Gavin goes home, but wins my personal award for being one of the few candidates whose business website shows up above the BBC Apprentice website in a Google search. Whether that speaks to the quality of his business, or how boring he was on the show, I couldn't possibly say.
Week 4: Felicity Jackson
Selling beauty treatments in the Midlands. Oi! Stop sniggering at the back. As a midlander myself, this struck me as a somewhat unbalanced task. One team were stationed at the Bullring, a shopping centre that has recently had millions of pounds of redevelopment work done. The other team were in Merry Hill, affectionately known as Merry Hell to the locals, and famous for still having some disused monorail tracks on its roof.
And yet somehow, the team at Merry Hill won the task. And Felicity went home for failing to realise that saying "the beauty treatment room is up three floors and somewhere on the left" isn't a great sales pitch.
Week 5: Ellie Reed & Vincent Disneur
A task to create and pitch pet food saw Glenn squeak out a victory and in the process make himself the only male project manager to do so this entire series. All this despite "Cat-Size: see their light". I felt bad for Glenn. As someone who turns his hand to writing jokes on occasion, I know the frustration. Cat's eyes / cat size, light of a cat's eye in the road / a lighter cat / diet cat food... all the ingredients seem to be there for the perfect pun, but no matter how you put them together, it just never quite works. Sometimes the English language just conspires against you. It was either bravado or idiocy that convinced Glenn to go ahead regardless though, and in doing so caused the unremarkable Ellie to get the chop.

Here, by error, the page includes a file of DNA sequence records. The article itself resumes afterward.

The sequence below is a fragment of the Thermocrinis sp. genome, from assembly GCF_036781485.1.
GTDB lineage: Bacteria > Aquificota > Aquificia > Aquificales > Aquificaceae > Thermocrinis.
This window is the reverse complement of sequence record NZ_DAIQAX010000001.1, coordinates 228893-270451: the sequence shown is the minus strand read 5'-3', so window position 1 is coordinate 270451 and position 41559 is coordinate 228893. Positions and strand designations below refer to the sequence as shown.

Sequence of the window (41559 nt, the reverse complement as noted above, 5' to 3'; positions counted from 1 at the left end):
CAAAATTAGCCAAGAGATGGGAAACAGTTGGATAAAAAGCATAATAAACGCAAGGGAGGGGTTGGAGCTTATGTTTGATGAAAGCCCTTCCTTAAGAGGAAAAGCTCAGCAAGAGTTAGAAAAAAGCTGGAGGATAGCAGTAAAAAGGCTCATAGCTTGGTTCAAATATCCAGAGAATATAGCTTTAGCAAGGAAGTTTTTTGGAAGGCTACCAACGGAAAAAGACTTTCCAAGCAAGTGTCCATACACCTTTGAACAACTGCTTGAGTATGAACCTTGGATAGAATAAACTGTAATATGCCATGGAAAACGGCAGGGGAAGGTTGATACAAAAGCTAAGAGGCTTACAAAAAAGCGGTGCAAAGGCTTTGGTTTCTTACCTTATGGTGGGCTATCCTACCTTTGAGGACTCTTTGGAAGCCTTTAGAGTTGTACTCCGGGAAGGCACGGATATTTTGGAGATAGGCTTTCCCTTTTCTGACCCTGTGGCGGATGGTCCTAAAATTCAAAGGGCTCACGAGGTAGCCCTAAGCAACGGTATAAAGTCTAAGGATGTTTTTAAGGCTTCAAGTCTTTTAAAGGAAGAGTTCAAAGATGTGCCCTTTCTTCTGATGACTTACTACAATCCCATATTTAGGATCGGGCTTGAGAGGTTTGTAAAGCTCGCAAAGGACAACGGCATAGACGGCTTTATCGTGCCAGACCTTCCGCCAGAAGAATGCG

But Sir Sugar wasn't don't yet, and got rid of Vincent too, causing the loss of our first real 'character' from this year's show. But somehow we get by without him. Many people felt it was Vincent's bragging about his own slimy good looks that really marked him out as a bit of a prat, but for me it was an entirely different conversation that led to the same conclusion. At one point, the teams had been asked to meet Sir Alan at the British Museum. "Tom looks like the sort of person who would be familiar with the British Museum" sneered Vincent. Yeah! Take that Tom! You look like the sort of person that might be educated and have an interest in history! And in that moment, you realise that Vincent never really figured out how the world worked outside of the school playground. Though after assuming I couldn't possibly even like him, even I felt a twinge of sympathy when he appeared on You're Fired and the only person willing to stand up for him was Kelvin MacKenzie.
Week 6: Edna Agbarha
The teams have to sift through a whole load of rubbish in order to find a few valuable bits and pieces. For some reason while writing this article I'm really starting to relate to this task.
In theory it could have been an interesting task, but instead the whole thing was over-shadowed by the teams not really knowing what was going on. They were meant to sell their services as waste disposal and charge their clients, except for the one with the desks who they were meant to pay. Tom wasn't sure if you were allowed to steal barbecues or not. Then Edna got fired for being far to corporate for Sugar to deal with.
More in Part 2 here